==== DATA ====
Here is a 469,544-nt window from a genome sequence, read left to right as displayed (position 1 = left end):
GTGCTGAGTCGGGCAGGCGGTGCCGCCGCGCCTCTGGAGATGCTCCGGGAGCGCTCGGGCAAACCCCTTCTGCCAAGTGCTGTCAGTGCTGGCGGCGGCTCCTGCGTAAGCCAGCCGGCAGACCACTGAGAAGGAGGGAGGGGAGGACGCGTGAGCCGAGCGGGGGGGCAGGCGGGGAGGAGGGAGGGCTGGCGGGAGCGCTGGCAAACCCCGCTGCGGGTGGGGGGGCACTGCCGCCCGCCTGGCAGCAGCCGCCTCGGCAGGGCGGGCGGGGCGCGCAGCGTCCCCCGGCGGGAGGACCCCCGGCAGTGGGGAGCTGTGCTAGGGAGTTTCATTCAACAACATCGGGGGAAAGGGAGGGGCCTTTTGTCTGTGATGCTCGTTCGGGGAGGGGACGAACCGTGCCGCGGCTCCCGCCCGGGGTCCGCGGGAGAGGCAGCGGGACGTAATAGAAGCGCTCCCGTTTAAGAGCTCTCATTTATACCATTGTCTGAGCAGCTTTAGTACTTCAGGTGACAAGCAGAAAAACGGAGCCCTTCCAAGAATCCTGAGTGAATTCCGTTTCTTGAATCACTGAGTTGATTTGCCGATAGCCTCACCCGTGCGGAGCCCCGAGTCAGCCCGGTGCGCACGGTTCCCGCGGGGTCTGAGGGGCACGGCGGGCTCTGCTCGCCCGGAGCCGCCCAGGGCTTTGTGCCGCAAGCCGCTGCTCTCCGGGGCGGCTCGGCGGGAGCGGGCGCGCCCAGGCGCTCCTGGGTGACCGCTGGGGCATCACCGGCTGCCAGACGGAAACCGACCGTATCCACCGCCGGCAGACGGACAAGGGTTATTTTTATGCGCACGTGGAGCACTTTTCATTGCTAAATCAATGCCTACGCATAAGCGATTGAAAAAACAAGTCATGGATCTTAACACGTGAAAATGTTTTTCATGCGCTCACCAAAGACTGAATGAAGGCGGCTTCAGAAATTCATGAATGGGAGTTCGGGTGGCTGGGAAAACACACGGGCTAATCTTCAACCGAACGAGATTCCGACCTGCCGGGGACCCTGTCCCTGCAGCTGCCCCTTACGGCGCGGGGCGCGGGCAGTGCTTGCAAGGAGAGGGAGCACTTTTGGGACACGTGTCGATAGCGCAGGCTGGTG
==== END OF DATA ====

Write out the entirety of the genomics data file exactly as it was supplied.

Here is a 469,544-nt window from a genome sequence, read left to right as displayed (position 1 = left end):
GTGCTGAGTCGGGCAGGCGGTGCCGCCGCGCCTCTGGAGATGCTCCGGGAGCGCTCGGGCAAACCCCTTCTGCCAAGTGCTGTCAGTGCTGGCGGCGGCTCCTGCGTAAGCCAGCCGGCAGACCACTGAGAAGGAGGGAGGGGAGGACGCGTGAGCCGAGCGGGGGGGCAGGCGGGGAGGAGGGAGGGCTGGCGGGAGCGCTGGCAAACCCCGCTGCGGGTGGGGGGGCACTGCCGCCCGCCTGGCAGCAGCCGCCTCGGCAGGGCGGGCGGGGCGCGCAGCGTCCCCCGGCGGGAGGACCCCCGGCAGTGGGGAGCTGTGCTAGGGAGTTTCATTCAACAACATCGGGGGAAAGGGAGGGGCCTTTTGTCTGTGATGCTCGTTCGGGGAGGGGACGAACCGTGCCGCGGCTCCCGCCCGGGGTCCGCGGGAGAGGCAGCGGGACGTAATAGAAGCGCTCCCGTTTAAGAGCTCTCATTTATACCATTGTCTGAGCAGCTTTAGTACTTCAGGTGACAAGCAGAAAAACGGAGCCCTTCCAAGAATCCTGAGTGAATTCCGTTTCTTGAATCACTGAGTTGATTTGCCGATAGCCTCACCCGTGCGGAGCCCCGAGTCAGCCCGGTGCGCACGGTTCCCGCGGGGTCTGAGGGGCACGGCGGGCTCTGCTCGCCCGGAGCCGCCCAGGGCTTTGTGCCGCAAGCCGCTGCTCTCCGGGGCGGCTCGGCGGGAGCGGGCGCGCCCAGGCGCTCCTGGGTGACCGCTGGGGCATCACCGGCTGCCAGACGGAAACCGACCGTATCCACCGCCGGCAGACGGACAAGGGTTATTTTTATGCGCACGTGGAGCACTTTTCATTGCTAAATCAATGCCTACGCATAAGCGATTGAAAAAACAAGTCATGGATCTTAACACGTGAAAATGTTTTTCATGCGCTCACCAAAGACTGAATGAAGGCGGCTTCAGAAATTCATGAATGGGAGTTCGGGTGGCTGGGAAAACACACGGGCTAATCTTCAACCGAACGAGATTCCGACCTGCCGGGGACCCTGTCCCTGCAGCTGCCCCTTACGGCGCGGGGCGCGGGCAGTGCTTGCAAGGAGAGGGAGCACTTTTGGGACACGTGTCGATAGCGCAGGCTGGTG